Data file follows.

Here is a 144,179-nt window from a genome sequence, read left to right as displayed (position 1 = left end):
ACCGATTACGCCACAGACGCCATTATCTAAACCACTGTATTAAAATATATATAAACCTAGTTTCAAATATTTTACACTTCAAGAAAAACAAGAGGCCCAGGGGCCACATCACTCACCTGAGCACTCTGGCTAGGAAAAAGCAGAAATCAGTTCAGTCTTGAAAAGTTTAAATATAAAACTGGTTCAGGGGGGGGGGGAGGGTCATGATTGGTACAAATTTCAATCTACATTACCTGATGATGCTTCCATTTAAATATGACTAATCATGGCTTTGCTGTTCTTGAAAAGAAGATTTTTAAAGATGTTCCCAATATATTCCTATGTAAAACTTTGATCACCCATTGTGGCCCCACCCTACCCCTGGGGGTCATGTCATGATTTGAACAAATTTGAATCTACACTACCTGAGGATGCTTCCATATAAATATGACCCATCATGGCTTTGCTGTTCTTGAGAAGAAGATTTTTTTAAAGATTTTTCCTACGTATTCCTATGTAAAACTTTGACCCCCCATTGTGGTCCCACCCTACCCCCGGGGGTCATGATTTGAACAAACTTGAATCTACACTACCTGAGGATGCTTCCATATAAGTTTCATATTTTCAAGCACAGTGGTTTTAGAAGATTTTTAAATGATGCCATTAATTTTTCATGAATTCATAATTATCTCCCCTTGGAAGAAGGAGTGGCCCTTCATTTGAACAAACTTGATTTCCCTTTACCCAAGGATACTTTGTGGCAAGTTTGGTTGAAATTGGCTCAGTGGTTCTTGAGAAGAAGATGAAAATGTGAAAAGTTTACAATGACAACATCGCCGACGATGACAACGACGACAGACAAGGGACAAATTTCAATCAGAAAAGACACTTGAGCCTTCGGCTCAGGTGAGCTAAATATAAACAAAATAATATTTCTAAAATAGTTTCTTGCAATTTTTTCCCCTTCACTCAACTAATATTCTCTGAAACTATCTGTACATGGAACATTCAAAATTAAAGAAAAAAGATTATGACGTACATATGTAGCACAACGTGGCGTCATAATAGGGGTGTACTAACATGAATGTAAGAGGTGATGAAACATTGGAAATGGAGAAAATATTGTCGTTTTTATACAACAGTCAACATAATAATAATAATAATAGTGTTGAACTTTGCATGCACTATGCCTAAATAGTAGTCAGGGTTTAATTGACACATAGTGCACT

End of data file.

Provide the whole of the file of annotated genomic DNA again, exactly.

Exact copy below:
Here is a 144,179-nt window from a genome sequence, read left to right as displayed (position 1 = left end):
ACCGATTACGCCACAGACGCCATTATCTAAACCACTGTATTAAAATATATATAAACCTAGTTTCAAATATTTTACACTTCAAGAAAAACAAGAGGCCCAGGGGCCACATCACTCACCTGAGCACTCTGGCTAGGAAAAAGCAGAAATCAGTTCAGTCTTGAAAAGTTTAAATATAAAACTGGTTCAGGGGGGGGGGGAGGGTCATGATTGGTACAAATTTCAATCTACATTACCTGATGATGCTTCCATTTAAATATGACTAATCATGGCTTTGCTGTTCTTGAAAAGAAGATTTTTAAAGATGTTCCCAATATATTCCTATGTAAAACTTTGATCACCCATTGTGGCCCCACCCTACCCCTGGGGGTCATGTCATGATTTGAACAAATTTGAATCTACACTACCTGAGGATGCTTCCATATAAATATGACCCATCATGGCTTTGCTGTTCTTGAGAAGAAGATTTTTTTAAAGATTTTTCCTACGTATTCCTATGTAAAACTTTGACCCCCCATTGTGGTCCCACCCTACCCCCGGGGGTCATGATTTGAACAAACTTGAATCTACACTACCTGAGGATGCTTCCATATAAGTTTCATATTTTCAAGCACAGTGGTTTTAGAAGATTTTTAAATGATGCCATTAATTTTTCATGAATTCATAATTATCTCCCCTTGGAAGAAGGAGTGGCCCTTCATTTGAACAAACTTGATTTCCCTTTACCCAAGGATACTTTGTGGCAAGTTTGGTTGAAATTGGCTCAGTGGTTCTTGAGAAGAAGATGAAAATGTGAAAAGTTTACAATGACAACATCGCCGACGATGACAACGACGACAGACAAGGGACAAATTTCAATCAGAAAAGACACTTGAGCCTTCGGCTCAGGTGAGCTAAATATAAACAAAATAATATTTCTAAAATAGTTTCTTGCAATTTTTTCCCCTTCACTCAACTAATATTCTCTGAAACTATCTGTACATGGAACATTCAAAATTAAAGAAAAAAGATTATGACGTACATATGTAGCACAACGTGGCGTCATAATAGGGGTGTACTAACATGAATGTAAGAGGTGATGAAACATTGGAAATGGAGAAAATATTGTCGTTTTTATACAACAGTCAACATAATAATAATAATAATAGTGTTGAACTTTGCATGCACTATGCCTAAATAGTAGTCAGGGTTTAATTGACACATAGTGCACT